Revealing the use of farms and farmland by non-agricultural economic activities: The case of Flanders

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    Understanding land use change in urbanizing rural areas is challenging. Urbanizing rural rural areas are undergoing profound change in many regions, including the northern region of Belgium, Flanders. One driving force is the gradual conversion from an agricultural-based economy to a much more diverse economic base. The use of farms and farmland by non-agricultural economic activities is a part of this economic diversification, which is not only changing the rural economy but also the social structure and spatial and environmental quality. In spite of the abundant signs of these non-agricultural activities, systematic insight into the extent and the geography of this phenomenon is lacking.

    In this dissertation we have studied non-agricultural economic activities (NAEA) on farms and on farmland from different perspectives. Insights are gained on the adequacy of the geo-information system to represent this multi-functional spatial reality. By unlocking original information on the location, magnitude, area, origin and development pathways, this research breaks through the unavailability of information, the lack of attention in policy, and the scarcity of scientific research on NAEA on farms and farmland. The research focuses on economic diversification in
    Flanders, with an open mind to the universality of the theme. Data integration is proven to be a powerful instrument to provide systematic and detailed information of a land use type so far little known. The success of this data-integration method is in line with the more general call for an improved spatial data infrastructure to respond to the changing data needs of the society (Williamson, 2001; Birnie et al., 2005 Sang et al., 2005; Kok and Loenen,2005; Masser, 2011). This presented dataintegration method and the gained insights help to answer the wider call for spatial representation and analysis when dealing with complex and multi-functional rural areas (Antrop and Van Eetvelde, 2008; Prihmdahl and Swaffield, 2010; Campaña and Montes, 2014).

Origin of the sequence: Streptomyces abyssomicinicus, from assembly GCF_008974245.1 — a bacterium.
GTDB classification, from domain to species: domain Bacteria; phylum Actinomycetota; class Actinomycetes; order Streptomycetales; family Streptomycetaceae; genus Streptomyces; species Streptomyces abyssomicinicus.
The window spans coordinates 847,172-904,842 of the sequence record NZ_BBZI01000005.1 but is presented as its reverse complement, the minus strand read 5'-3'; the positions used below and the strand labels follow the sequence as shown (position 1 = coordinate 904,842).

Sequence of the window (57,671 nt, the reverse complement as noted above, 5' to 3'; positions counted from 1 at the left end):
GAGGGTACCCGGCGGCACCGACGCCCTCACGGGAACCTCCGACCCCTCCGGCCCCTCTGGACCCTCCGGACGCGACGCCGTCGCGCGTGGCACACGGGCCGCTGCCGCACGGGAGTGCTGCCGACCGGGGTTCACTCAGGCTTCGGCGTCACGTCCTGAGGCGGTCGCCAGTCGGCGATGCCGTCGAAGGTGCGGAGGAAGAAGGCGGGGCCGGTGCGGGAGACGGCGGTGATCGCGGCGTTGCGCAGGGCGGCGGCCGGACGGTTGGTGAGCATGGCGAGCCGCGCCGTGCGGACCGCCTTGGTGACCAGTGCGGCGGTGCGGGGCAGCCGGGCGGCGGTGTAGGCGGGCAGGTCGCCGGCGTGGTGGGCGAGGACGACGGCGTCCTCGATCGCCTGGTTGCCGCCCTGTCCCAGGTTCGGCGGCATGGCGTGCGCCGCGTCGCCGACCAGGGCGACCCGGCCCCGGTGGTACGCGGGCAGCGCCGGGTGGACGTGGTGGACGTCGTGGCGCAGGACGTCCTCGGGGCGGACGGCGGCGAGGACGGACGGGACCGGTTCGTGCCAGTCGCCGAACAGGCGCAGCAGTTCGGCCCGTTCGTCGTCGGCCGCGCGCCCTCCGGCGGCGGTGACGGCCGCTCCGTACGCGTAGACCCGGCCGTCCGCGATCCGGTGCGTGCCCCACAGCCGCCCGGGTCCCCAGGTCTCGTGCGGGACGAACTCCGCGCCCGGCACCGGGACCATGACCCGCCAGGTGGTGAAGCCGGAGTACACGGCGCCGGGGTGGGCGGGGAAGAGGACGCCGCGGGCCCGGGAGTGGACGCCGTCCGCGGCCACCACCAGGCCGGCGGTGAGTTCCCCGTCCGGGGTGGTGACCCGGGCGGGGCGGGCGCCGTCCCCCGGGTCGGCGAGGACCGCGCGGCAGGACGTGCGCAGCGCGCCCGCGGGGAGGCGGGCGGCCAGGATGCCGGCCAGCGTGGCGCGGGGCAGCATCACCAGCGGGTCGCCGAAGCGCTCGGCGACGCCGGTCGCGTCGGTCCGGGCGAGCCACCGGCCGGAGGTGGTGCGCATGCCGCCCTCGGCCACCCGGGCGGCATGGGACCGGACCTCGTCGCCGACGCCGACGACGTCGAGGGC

The origin of the knowledge gap on the use of farms and farmland by non-agricultural economic activities was identified. The incompatibility between the characteristics of the data infrastructures and specific morphological and functional characteristics of non-agricultural economic land uses, challenges the assumptions of existing data infrastructures. NAEA prove to be a clear example of a phenomenon which operates